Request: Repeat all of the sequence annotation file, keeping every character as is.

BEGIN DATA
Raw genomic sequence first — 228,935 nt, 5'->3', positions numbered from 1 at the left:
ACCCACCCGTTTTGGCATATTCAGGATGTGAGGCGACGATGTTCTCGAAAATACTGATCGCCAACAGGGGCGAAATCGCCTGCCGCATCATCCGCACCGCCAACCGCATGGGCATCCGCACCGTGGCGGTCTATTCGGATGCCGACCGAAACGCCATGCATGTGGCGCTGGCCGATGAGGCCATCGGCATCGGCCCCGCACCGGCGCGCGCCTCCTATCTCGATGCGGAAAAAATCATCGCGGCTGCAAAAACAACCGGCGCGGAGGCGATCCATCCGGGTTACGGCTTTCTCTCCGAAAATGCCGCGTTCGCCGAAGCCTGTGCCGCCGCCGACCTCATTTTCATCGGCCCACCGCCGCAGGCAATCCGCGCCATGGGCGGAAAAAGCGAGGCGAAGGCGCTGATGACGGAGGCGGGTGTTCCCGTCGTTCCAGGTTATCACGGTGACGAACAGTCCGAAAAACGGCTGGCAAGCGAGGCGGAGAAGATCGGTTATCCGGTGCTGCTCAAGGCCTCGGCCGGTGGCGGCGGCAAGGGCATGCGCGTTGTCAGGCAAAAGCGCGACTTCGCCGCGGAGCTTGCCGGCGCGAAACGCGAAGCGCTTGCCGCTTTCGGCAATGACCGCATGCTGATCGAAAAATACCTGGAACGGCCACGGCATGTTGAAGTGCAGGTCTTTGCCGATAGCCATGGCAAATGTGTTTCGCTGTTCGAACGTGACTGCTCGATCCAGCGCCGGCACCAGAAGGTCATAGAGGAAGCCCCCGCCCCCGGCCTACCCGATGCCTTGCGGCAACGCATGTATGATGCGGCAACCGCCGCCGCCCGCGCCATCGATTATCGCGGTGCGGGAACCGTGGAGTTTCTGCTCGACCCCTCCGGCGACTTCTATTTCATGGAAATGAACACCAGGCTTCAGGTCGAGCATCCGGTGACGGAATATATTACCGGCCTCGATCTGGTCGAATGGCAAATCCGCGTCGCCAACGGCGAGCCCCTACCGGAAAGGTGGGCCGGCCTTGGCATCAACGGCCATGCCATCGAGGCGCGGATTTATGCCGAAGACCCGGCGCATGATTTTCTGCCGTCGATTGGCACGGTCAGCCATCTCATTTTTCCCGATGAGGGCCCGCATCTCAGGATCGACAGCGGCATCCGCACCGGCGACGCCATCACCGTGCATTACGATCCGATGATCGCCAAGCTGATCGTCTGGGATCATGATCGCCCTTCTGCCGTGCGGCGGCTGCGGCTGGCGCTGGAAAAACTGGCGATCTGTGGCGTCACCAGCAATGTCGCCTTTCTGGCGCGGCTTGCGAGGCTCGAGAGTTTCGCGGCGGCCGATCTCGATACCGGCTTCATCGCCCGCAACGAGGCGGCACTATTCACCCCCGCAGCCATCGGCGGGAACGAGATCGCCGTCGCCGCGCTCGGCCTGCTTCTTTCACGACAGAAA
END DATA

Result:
Raw genomic sequence first — 228,935 nt, 5'->3', positions numbered from 1 at the left:
ACCCACCCGTTTTGGCATATTCAGGATGTGAGGCGACGATGTTCTCGAAAATACTGATCGCCAACAGGGGCGAAATCGCCTGCCGCATCATCCGCACCGCCAACCGCATGGGCATCCGCACCGTGGCGGTCTATTCGGATGCCGACCGAAACGCCATGCATGTGGCGCTGGCCGATGAGGCCATCGGCATCGGCCCCGCACCGGCGCGCGCCTCCTATCTCGATGCGGAAAAAATCATCGCGGCTGCAAAAACAACCGGCGCGGAGGCGATCCATCCGGGTTACGGCTTTCTCTCCGAAAATGCCGCGTTCGCCGAAGCCTGTGCCGCCGCCGACCTCATTTTCATCGGCCCACCGCCGCAGGCAATCCGCGCCATGGGCGGAAAAAGCGAGGCGAAGGCGCTGATGACGGAGGCGGGTGTTCCCGTCGTTCCAGGTTATCACGGTGACGAACAGTCCGAAAAACGGCTGGCAAGCGAGGCGGAGAAGATCGGTTATCCGGTGCTGCTCAAGGCCTCGGCCGGTGGCGGCGGCAAGGGCATGCGCGTTGTCAGGCAAAAGCGCGACTTCGCCGCGGAGCTTGCCGGCGCGAAACGCGAAGCGCTTGCCGCTTTCGGCAATGACCGCATGCTGATCGAAAAATACCTGGAACGGCCACGGCATGTTGAAGTGCAGGTCTTTGCCGATAGCCATGGCAAATGTGTTTCGCTGTTCGAACGTGACTGCTCGATCCAGCGCCGGCACCAGAAGGTCATAGAGGAAGCCCCCGCCCCCGGCCTACCCGATGCCTTGCGGCAACGCATGTATGATGCGGCAACCGCCGCCGCCCGCGCCATCGATTATCGCGGTGCGGGAACCGTGGAGTTTCTGCTCGACCCCTCCGGCGACTTCTATTTCATGGAAATGAACACCAGGCTTCAGGTCGAGCATCCGGTGACGGAATATATTACCGGCCTCGATCTGGTCGAATGGCAAATCCGCGTCGCCAACGGCGAGCCCCTACCGGAAAGGTGGGCCGGCCTTGGCATCAACGGCCATGCCATCGAGGCGCGGATTTATGCCGAAGACCCGGCGCATGATTTTCTGCCGTCGATTGGCACGGTCAGCCATCTCATTTTTCCCGATGAGGGCCCGCATCTCAGGATCGACAGCGGCATCCGCACCGGCGACGCCATCACCGTGCATTACGATCCGATGATCGCCAAGCTGATCGTCTGGGATCATGATCGCCCTTCTGCCGTGCGGCGGCTGCGGCTGGCGCTGGAAAAACTGGCGATCTGTGGCGTCACCAGCAATGTCGCCTTTCTGGCGCGGCTTGCGAGGCTCGAGAGTTTCGCGGCGGCCGATCTCGATACCGGCTTCATCGCCCGCAACGAGGCGGCACTATTCACCCCCGCAGCCATCGGCGGGAACGAGATCGCCGTCGCCGCGCTCGGCCTGCTTCTTTCACGACAGAAA